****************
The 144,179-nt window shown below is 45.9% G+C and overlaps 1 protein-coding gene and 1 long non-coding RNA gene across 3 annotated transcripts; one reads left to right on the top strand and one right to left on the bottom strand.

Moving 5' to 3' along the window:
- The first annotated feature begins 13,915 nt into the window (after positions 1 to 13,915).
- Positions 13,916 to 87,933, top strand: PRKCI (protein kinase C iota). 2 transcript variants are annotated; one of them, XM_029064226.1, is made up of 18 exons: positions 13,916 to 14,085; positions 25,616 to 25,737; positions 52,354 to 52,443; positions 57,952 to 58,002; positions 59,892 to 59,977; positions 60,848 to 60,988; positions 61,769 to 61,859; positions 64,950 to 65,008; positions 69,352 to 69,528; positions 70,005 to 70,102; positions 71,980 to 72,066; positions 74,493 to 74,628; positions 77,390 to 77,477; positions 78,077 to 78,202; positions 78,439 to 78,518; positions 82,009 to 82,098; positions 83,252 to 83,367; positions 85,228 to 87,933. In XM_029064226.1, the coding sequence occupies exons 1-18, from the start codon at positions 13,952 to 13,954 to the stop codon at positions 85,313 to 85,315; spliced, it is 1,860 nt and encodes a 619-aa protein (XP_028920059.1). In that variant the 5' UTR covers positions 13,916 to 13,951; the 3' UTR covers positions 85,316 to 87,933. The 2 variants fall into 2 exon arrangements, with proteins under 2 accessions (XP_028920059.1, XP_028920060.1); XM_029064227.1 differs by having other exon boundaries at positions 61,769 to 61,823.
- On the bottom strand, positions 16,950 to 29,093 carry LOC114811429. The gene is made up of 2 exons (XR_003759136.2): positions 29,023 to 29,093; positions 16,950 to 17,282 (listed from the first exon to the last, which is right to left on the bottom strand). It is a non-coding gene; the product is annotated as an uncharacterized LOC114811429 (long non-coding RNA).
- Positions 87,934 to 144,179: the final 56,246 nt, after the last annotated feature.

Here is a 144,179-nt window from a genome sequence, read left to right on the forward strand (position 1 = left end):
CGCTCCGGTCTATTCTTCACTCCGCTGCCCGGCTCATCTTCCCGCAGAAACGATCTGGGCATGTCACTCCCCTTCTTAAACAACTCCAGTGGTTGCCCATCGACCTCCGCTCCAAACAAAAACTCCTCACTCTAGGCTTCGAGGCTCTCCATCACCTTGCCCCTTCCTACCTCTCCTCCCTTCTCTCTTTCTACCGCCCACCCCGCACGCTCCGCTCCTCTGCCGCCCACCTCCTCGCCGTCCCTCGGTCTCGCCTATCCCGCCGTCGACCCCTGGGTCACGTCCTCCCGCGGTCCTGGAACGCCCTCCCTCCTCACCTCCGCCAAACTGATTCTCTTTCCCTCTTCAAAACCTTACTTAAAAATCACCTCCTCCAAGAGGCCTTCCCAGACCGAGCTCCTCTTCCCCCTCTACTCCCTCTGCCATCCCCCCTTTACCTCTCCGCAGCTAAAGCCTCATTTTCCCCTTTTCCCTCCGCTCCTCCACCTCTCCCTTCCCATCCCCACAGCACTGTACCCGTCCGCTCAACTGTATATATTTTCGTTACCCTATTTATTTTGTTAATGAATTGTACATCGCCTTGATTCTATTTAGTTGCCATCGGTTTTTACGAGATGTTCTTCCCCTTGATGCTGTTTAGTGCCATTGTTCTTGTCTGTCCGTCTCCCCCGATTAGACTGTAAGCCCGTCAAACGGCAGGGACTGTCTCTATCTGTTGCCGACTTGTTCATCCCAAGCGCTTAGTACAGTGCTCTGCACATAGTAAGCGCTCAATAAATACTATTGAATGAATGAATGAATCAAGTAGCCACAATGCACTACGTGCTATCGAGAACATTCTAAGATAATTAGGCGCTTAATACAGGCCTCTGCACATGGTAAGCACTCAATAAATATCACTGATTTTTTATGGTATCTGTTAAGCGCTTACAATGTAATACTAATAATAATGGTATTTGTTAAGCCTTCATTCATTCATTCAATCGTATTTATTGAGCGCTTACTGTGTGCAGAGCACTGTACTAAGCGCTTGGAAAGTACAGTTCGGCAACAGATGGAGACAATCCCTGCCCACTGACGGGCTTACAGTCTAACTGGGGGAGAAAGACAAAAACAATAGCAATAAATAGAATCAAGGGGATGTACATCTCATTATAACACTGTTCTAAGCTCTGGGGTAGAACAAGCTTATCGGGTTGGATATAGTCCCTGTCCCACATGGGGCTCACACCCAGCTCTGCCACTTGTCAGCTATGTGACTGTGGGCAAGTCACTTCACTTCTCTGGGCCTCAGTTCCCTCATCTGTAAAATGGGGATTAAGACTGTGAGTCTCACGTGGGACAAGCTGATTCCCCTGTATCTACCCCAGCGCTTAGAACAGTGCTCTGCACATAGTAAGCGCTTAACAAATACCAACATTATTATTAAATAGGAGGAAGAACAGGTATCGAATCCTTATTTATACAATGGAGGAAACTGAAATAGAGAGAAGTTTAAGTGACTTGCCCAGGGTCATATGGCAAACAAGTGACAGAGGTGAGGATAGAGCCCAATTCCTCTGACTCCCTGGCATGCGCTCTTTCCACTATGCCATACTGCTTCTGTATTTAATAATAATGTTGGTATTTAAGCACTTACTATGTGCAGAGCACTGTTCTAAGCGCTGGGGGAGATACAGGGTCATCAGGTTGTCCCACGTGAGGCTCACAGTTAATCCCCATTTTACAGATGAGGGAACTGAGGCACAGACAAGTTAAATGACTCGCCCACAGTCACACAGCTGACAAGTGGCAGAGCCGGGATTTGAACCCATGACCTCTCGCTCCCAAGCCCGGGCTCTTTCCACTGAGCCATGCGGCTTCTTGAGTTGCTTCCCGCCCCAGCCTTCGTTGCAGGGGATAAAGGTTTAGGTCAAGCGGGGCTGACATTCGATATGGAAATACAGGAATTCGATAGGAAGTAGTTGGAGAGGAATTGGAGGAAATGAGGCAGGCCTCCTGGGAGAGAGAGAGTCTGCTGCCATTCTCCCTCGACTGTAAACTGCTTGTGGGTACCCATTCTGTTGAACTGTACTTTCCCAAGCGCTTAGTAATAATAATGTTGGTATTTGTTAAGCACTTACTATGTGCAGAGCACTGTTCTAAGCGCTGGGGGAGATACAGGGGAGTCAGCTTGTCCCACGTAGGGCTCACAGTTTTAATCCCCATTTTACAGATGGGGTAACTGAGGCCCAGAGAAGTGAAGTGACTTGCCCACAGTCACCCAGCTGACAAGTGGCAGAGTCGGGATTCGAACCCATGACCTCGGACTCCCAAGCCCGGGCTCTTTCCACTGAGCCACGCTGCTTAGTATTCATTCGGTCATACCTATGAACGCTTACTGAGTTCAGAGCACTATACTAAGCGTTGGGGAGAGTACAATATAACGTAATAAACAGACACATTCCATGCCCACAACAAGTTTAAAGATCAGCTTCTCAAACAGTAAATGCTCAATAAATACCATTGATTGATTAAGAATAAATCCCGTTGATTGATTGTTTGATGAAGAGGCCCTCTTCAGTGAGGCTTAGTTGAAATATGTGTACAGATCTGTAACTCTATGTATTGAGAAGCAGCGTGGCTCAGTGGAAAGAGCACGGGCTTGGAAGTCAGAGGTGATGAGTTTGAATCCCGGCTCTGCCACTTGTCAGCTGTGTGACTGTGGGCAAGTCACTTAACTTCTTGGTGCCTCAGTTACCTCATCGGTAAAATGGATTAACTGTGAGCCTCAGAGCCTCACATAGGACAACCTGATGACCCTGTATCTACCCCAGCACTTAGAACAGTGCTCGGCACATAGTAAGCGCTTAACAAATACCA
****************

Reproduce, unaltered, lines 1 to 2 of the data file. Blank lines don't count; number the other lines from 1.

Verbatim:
The 144,179-nt window shown below is 45.9% G+C and overlaps 1 protein-coding gene and 1 long non-coding RNA gene across 3 annotated transcripts; one reads left to right on the top strand and one right to left on the bottom strand.

Moving 5' to 3' along the window: